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African Catholics bond over traditional celebrations

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Faithful pass on culture and language to offspring through bi-monthly French African Mass 
By Josh Tng
COQUITLAM
 
 
Photo caption: Father Claude Makulu, O Praem, celebrates the Eucharist during the French African Mass at Our Lady of Fatima Church, Coquitlam.
 
The praise is lively, the worship is joyful, and they dance the gifts up the aisle for the Offertory. This isn’t your regular Sunday Mass.
 
The animated liturgy is how Lower Mainland African Catholics celebrate Mass at Our Lady of Fatima in Coquitlam.
 
Many African Catholics who come to Canada can only speak French, said Father Claude Makulu, assistant pastor at Our Lady of Fatima. Father Makulu came from the Democratic Republic of Congo and now celebrates the African Mass every second and last Sunday of the month at the parish.
 
“The Mass is said in French, but the singing is in different African languages,” said Father Makulu. “This is helpful for the African community to worship the way they do in their own culture.”
 
Older Catholics from African Francophone countries often find difficulty in navigating the largely English-speaking communities in local parishes, something the French African Mass attempts to rectify.
 
Some of the people who find the Mass most helpful tend to be “the mothers and fathers who cannot speak any English,” Father Makulu said. The Mass offers them the opportunity “to confess in their language and sing in their own language too.”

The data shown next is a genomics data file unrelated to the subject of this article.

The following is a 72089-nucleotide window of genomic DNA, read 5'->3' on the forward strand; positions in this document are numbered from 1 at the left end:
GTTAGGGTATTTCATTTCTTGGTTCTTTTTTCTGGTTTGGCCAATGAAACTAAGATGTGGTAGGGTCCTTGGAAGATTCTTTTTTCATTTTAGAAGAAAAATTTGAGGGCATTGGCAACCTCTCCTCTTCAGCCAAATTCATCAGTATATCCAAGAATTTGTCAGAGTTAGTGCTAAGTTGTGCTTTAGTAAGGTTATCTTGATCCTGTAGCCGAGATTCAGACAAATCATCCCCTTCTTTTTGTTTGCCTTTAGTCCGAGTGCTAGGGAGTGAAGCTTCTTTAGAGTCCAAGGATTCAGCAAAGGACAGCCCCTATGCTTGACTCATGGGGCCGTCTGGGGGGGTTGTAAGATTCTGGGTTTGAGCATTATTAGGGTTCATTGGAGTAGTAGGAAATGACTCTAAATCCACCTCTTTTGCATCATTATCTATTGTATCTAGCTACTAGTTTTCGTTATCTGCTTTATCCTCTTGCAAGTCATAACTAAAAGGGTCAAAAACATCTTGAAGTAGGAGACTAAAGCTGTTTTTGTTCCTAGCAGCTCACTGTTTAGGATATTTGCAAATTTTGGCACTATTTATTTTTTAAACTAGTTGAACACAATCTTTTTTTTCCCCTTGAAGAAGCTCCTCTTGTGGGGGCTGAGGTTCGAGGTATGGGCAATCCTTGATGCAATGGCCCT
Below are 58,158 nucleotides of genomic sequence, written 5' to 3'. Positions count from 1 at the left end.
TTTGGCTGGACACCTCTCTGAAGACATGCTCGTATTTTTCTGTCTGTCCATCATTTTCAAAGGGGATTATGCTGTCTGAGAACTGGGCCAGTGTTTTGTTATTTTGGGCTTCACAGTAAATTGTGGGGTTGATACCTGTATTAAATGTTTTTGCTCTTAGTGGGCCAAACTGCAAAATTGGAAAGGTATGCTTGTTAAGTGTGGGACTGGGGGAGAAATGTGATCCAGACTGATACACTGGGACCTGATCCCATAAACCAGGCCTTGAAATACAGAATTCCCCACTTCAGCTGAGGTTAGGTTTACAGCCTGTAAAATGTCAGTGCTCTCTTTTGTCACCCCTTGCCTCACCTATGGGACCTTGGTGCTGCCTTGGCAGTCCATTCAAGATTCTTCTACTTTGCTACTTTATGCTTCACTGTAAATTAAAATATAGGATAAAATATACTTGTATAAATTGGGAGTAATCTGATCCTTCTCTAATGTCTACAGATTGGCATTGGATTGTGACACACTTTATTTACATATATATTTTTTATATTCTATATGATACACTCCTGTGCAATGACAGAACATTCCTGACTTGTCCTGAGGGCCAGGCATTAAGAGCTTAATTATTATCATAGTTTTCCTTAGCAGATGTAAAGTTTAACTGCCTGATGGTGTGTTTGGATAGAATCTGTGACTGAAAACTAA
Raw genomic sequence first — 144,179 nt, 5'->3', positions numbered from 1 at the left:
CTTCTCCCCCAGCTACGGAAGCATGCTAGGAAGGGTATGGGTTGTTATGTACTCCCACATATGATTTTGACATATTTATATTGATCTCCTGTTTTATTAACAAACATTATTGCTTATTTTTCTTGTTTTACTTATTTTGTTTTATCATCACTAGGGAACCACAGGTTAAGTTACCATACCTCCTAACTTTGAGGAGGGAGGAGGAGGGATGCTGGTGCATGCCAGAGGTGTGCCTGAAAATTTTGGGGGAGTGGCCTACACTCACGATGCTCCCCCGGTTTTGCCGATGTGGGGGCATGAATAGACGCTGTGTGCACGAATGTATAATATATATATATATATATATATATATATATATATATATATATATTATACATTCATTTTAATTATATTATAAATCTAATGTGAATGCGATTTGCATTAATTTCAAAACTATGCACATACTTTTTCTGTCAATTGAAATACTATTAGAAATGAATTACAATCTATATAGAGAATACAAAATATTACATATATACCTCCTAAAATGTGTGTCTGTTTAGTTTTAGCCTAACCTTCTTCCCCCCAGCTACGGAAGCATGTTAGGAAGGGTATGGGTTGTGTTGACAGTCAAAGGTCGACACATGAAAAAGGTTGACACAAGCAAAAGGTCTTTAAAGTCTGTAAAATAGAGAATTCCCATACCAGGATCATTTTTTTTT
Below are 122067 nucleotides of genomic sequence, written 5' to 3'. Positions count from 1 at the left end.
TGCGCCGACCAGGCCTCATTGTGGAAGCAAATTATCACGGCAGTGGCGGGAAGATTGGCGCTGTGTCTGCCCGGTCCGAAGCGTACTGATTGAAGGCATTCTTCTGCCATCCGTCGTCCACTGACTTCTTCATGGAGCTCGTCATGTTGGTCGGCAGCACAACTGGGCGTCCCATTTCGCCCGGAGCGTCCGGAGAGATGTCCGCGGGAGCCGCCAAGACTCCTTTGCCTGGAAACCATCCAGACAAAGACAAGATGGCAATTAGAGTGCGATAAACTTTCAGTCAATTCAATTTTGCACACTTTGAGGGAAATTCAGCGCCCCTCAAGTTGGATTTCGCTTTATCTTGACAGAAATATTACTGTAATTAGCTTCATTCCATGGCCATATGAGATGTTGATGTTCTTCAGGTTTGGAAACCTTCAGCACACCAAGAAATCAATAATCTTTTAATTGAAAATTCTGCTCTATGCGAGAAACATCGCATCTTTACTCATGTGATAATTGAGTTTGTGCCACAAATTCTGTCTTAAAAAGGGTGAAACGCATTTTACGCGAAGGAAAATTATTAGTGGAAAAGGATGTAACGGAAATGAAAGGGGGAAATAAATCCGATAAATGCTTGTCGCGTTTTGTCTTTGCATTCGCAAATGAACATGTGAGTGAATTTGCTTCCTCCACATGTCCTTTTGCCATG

Bernard Barhafumwa, one of the organizers for the bi-monthly Mass, said having a French Mass was ideal “because it would allow us as well as our families to participate in the Mass through songs we know and deeply understand.”
 
Barkafumwa, also from Congo, realized his parish of Our Lady of Mercy, Burnaby, mostly catered to English speakers. After noting a good number of Catholic African Francophones attended English Mass, he and others decided to organize “an African Catholic Community which could allow us to participate fully at Mass, as English is not our first language.
 
“It allows a good time of introspection after the Gospel since the message is clear in the language we understand the most,” he said. “The African Catholic community reminds me of the good moments I had in my parish back home in Bukavu as I can express my faith and beliefs in the same way as I was taught.”
 
The celebration also incorporates African culture with traditional Catholic rites more akin to the traditional African style of liturgy. “As Africans, dancing is a major part of our culture to express ourselves and to praise the Lord through various Catholic rites,” said Barkafumwa.
 
“During the Offertory we bring and offer to God the fruits of our harvest through singing and dancing which for us are a sign of joy and thanks to the Almighty who gives us power and strength each day.”
 
Personally, Barkafumwa finds the African Catholic community offers a way “to pass our culture along to our children who are the future of the community.” The Mass allows people of the “same culture, spirituality and language” to socialize.
 
The Mass begins at 2:30 p.m. For more information, call Father Makulu at 604-364-2525
Last Updated on Thursday, 11 May 2017 13:35  

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